This fact alone should have mandated Kaisa would need to promise much sweeter returns and more protections to Hong Kong investors in order to get the US$2.5 billion. Investors piled in all the same, and are now enraged to discover that the IOUs and collateral aren’t worth nearly as much as they expected. Kaisa bonds were, in effect, junk sold successfully as something close to investment grade. As long as the company didn’t pull a fast one with its disclosure – an issue still in dispute – it’s fair to conclude that bond-buyers really have no one to blame but themselves.
At this point, it’s probable many of the original owners of the Kaisa bonds, including Fidelity and Blackrock, have sold their Kaisa bonds at a loss. Kaisa’s bonds are trading now at about half their face value, suggesting that for all the creditors’ grousing, they will end up swallowing the restructuring terms put forward by Kaisa.
If the creditors don’t agree, well then the whole thing will head to court in Hong Kong. If that happens, Kaisa has threatened to default, which would probably leave these Hong Kong bondholders with little or nothing. Indeed, Deloitte Touche Tohmatsu has calculated that offshore creditors in a liquidation would receive just 2.4 percent of what they are owed. The collateral Kaisa pledged in Hong Kong may be worth more than the paper it was printed on, but not much.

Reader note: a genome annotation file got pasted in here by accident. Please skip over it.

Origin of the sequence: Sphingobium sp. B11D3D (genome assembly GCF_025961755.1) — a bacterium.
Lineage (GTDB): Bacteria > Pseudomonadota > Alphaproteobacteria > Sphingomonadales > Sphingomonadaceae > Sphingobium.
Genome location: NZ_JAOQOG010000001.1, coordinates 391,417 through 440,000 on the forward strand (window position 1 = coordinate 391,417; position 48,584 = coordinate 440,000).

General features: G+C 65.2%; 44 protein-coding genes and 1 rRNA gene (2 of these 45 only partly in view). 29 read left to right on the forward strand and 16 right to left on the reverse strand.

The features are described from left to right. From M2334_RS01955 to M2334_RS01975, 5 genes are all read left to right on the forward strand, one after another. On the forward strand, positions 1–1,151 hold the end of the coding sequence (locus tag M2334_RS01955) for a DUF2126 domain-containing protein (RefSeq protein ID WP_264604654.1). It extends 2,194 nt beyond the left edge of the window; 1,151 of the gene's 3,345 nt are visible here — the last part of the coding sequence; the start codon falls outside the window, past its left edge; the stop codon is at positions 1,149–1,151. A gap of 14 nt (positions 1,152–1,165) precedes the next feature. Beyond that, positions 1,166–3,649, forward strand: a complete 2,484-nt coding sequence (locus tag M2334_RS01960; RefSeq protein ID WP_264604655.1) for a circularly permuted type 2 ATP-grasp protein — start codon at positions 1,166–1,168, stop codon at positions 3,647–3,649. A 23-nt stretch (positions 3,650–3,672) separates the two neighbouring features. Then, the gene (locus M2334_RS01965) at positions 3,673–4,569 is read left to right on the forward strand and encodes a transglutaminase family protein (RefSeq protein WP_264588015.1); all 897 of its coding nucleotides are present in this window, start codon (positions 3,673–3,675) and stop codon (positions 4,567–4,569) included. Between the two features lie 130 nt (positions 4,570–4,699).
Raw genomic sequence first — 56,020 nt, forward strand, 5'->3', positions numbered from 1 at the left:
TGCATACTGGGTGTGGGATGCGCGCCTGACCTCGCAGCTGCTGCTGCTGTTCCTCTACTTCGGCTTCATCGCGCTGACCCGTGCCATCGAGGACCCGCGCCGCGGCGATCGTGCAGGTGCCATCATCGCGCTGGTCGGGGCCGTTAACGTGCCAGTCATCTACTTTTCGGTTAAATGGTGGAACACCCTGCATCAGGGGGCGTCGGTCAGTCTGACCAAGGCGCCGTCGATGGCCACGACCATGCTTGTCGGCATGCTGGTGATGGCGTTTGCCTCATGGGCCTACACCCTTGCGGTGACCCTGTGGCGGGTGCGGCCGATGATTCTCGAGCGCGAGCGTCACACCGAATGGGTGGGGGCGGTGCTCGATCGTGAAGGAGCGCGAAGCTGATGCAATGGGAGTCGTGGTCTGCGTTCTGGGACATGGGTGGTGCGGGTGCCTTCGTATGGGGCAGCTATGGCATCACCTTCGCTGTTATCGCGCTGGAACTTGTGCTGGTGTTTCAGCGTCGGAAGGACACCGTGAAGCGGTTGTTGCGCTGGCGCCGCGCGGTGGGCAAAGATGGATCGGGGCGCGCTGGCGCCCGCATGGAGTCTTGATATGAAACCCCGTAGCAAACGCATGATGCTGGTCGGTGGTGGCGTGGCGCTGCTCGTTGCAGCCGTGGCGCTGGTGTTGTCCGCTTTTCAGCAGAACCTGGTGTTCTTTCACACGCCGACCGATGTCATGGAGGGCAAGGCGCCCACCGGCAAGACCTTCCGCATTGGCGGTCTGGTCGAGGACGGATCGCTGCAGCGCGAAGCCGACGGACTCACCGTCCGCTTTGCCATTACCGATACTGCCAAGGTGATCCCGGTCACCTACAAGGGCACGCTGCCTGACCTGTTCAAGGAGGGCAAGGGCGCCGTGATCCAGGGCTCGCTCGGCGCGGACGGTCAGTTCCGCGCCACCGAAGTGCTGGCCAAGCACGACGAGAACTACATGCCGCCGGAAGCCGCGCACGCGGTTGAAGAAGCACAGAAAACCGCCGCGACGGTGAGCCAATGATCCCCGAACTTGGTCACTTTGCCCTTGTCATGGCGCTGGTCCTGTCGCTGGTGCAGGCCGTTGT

The real story here is the systematic mispricing of PRC company debt issued in Hong Kong. It’s still possible, believe it or not, for other Chinese property developers with similar structure and offering similar protections as Kaisa to sell bonds bearing interest rates of under 9 percent. Meantime, as discussed here, Chinese property companies in some trouble but not lucky enough to have a holding company outside China are now forced to borrow from Chinese investors, both individuals and institutions, at 2 percent-3 percent a month.
This is from widely-practiced though theoretically illegal loan sharking in China. It’s a common way for Chinese with spare savings to juice their returns, allocating a portion to these direct “bridge loans”.
It’s a situation rarely seen – investors in a foreign domain provide money much more cheaply against shakier collateral than the locals will. Kaisa’s current woes are part-and-parcel of at least some of the real estate development industry in China.
Kaisa is far from the first Chinese real estate developer to run into problems like this. And yet, again, none of this, the “politico-existential” risk many real estate development companies face in China, seems to have made much of an imprint on the minds of international investors who lined up to buy the 8 percent bonds originally. After all, the interest rate on offer from Kaisa was a few points higher than for bonds issued by Hong Kong’s own property developers.
Global institutional investors like Blackrock and Fidelity might control more capital and have far more experience pricing debt than Chinese ones. But, in this case at least, they showed that they are more willing to be taken for a ride than those on the mainland.
Peter Fuhrman is the chairman of the Shenzhen-based China First Capital. This is excerpted from his report, China Debt Investing: An Overlooked Opportunity.